The due date – the estimated date of arrival for your little one. Is it accurate? How is it calculated? Are ultrasounds accurate? You probably have a lot of questions about this even as you approach your due date. In this blog, we hope to give you a bit more information about all things due date.
Got some questions? Then let’s get going.
Estimated Due Date – it really is an estimate!
Before we get into the “what ifs” and the exceptions, let’s lay out what a typical pregnancy looks like. This is just to give us a baseline for how things will be explained to you by your healthcare professionals.
A typical pregnancy is estimated to be 40 weeks in length (280 days or the more generally those nine months that most of us are used to hearing). The due date is then calculated based on the first day of your last period. So, this means that your estimated due date (emphasis on estimated) is considered to be 40 weeks and 0 days after the first day of your last period.
A full-term pregnancy is considered to be 39-40 weeks. Basically, this is the point at which your baby has the best chance of being born happy and healthy.
This estimation method is based on something called Naegele’s Rule (derived from a German obstetrician Franz Karl Naegele’s theory) which comes with some problems but generally gives a decent estimate.
The calculations are as follows:
– Determine the first day of the last period the individual had. (Say you)
– Count back three months from that date
– Then with this new date add one year and one week
– You now have your estimated due date
This can be simplified somewhat but adding seven days to the first day of the last period and adding 9 months. This however is a more modern interpretation of the Naeglele rule that may not be in any way what the original method intended. Some online calculators will even ask for a potential date of conception.
There are some issues with this method, whichever way around someone uses it. The most obvious being that is assumes every woman has a perfect 28-day cycle and that once they find out they are pregnant they would easily and accurately recall the dates of their last period or the potential date of conception. It really is an estimate.
The alternative to using this rule is through the use of an ultrasound. Ultrasounds are more accurate of course but they aren’t entirely fool proof as there is still room for error. You will get your best estimate within your first trimester if you are using an ultrasound.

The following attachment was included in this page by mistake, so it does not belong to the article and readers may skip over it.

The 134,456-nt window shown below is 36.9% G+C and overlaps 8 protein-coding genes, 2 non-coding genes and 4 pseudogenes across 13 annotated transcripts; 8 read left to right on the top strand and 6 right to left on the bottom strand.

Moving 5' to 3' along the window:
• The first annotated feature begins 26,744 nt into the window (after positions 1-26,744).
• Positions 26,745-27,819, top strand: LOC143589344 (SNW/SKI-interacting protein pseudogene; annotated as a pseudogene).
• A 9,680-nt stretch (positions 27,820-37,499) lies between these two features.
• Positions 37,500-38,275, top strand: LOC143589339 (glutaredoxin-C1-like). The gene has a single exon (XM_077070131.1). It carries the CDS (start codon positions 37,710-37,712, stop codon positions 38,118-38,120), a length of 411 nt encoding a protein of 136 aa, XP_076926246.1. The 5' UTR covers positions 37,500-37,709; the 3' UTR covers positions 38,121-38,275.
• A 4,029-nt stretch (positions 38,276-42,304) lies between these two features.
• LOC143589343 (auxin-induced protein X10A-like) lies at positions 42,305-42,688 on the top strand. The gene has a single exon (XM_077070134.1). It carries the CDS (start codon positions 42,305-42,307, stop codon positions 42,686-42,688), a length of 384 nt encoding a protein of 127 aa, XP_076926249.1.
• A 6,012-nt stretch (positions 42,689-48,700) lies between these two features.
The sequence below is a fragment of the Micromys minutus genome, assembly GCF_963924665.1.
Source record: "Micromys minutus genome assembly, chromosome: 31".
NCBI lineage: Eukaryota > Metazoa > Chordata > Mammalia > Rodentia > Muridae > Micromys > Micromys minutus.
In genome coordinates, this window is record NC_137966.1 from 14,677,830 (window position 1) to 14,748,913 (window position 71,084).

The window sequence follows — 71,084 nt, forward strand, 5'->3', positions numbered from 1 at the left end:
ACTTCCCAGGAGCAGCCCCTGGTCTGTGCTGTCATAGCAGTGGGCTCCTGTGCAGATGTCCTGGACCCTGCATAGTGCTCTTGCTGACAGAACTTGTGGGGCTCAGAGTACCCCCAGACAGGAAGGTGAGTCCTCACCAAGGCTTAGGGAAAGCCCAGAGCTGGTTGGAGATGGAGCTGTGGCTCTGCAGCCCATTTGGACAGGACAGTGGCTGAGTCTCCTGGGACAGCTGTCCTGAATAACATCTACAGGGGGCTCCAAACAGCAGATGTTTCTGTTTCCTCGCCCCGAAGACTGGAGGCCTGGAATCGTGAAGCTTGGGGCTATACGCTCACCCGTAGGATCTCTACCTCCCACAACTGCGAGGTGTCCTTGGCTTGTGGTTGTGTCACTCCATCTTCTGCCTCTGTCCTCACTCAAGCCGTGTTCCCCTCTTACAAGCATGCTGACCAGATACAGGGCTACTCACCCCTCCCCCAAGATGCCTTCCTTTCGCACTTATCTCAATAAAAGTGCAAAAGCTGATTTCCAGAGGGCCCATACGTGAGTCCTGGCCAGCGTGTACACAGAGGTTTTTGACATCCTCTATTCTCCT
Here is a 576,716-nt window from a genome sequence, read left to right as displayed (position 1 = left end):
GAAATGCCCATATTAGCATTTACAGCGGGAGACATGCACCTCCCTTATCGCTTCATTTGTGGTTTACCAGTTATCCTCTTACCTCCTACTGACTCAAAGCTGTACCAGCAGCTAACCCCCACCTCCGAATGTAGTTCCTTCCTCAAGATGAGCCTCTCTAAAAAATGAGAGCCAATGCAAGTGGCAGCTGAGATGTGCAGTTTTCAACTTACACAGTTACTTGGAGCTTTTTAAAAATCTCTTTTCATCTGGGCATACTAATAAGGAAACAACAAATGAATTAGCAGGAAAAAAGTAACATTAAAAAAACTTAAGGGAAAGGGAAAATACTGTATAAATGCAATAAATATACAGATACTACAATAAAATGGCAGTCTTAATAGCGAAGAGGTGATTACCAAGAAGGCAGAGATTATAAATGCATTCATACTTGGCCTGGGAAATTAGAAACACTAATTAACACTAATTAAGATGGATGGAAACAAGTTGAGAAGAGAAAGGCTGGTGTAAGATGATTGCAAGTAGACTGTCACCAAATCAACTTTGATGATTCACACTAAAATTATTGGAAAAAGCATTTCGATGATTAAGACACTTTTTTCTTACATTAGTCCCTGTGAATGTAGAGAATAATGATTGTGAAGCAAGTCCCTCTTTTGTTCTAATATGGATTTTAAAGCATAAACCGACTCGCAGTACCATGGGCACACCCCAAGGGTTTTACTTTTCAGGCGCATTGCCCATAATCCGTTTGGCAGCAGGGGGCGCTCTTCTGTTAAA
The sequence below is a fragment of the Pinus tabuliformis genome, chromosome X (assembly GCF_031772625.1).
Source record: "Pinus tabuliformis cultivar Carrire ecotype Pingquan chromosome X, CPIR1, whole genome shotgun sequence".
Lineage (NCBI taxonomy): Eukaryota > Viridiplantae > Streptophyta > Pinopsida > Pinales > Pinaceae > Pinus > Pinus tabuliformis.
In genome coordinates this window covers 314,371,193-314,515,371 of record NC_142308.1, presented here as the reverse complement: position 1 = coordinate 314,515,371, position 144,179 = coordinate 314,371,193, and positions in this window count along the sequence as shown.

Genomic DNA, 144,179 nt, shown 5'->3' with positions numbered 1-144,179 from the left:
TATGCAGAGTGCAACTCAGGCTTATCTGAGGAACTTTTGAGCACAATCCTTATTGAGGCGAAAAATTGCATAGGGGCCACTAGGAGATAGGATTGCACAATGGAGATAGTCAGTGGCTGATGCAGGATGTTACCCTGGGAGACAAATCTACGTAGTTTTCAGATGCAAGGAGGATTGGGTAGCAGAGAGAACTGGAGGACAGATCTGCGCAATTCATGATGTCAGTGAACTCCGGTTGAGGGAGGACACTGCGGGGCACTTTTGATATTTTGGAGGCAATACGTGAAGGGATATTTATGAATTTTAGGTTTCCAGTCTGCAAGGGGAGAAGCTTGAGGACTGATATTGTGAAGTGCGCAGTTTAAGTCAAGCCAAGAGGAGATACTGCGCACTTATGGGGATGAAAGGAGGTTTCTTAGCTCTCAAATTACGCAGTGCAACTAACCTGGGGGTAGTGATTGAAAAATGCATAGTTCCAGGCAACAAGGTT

Babies are often born earlier or later than their due date. In fact, only 4% of babies are born on their due date. For a bit more detail here is a breakdown of the weeks:
37-38 weeks – Early Term
39-40 weeks – Full term
41-42 weeks – Later term
42+ weeks – Post term
Most pregnancies naturally last between 37-42 weeks and this is referred to as “term pregnancy”.
Why do we estimate the due date?
For something that isn’t an exact science and is often off by weeks, we do hear a lot about due dates. Why do we need them? What are they used for?
Of course, it is nice to know when your little one might make an appearance, just so you can get mentally and physically prepared for them. However, there are some more medical reasons to at least estimate a due date.
– Baby’s growth and development – knowing how far along you are, even as an estimate, will help doctors track whether your baby is growing and growing well.
– Testing – certain tests need to be done at certain stages during pregnancy.
– The prenatal care – obviously things change as your baby grows so knowing when they might arrive means you and your doctors can ensure you are receiving the right care at the right stage of your pregnancy.
If you are in any way concerned about going into labour early or going over your due date, talk to your doctor or a midwife.
As you approach the end of your pregnancy it is always better to be ready. Have your birth plan sorted, hospital bag ready and by the door or all elements of your home birth lined up ready to go. That way you can drop everything at a moment’s notice the minute bubba decides to arrive.
Even with estimates, if things go smoothly and there are no complications, your baby will arrive as soon as they are ready. Talking to your doctor about it should help put your mind at ease, especially if you are “overdue” by a couple of days.
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